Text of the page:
Main menu

Learning from a Troubled Gang Truce

Police officer in Central America

(AP Photo)

June 27, 2014

A wave of Central American children crossing the U.S. border caused President Barack Obama to label the crisis an “urgent humanitarian situation” earlier this month. With more than 50,000 unaccompanied minors making the dangerous journey since October last year, the tide of migration also draws attention to the crisis these children leave behind. Most come from El Salvador, Guatemala and Honduras, a crime-addled area considered one of the most dangerous regions in the world.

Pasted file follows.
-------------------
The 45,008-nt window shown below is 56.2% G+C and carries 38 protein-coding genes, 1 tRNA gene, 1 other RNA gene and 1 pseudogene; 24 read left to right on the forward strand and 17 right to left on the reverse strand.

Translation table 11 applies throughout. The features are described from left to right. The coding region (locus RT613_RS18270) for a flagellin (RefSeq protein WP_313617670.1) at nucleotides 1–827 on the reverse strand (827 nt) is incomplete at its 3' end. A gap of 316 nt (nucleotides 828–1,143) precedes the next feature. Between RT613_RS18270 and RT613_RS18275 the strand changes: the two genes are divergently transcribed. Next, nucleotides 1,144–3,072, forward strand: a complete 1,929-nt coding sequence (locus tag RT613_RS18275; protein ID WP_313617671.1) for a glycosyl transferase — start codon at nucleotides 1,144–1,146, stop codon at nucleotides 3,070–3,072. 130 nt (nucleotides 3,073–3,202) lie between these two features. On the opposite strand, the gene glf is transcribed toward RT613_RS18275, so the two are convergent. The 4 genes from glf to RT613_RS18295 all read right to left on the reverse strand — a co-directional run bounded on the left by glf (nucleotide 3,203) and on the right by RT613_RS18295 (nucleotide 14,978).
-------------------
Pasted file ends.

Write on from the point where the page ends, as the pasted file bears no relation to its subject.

But despite bleak crime figures, one country — El Salvador — experienced a notable drop in homicides after a 2012 gang truce. Over time, the agreement between the gangs Mara Salvatrucha and Barrio 18 frayed and, last month, then-President Mauricio Funes declared the truce dead. His successor, Salvador Sánchez Cerén, has disavowed it as well. Still, the truce offers a chance to examine lessons learned in combating the violence leading young Central Americans to seek escape.

The agreement began in March 2012, when Mara Salvatrucha and Barrio 18 leaders were transferred from maximum-security prisons to lower security ones....

Read the full article in U.S. News & World Report's online opinion section.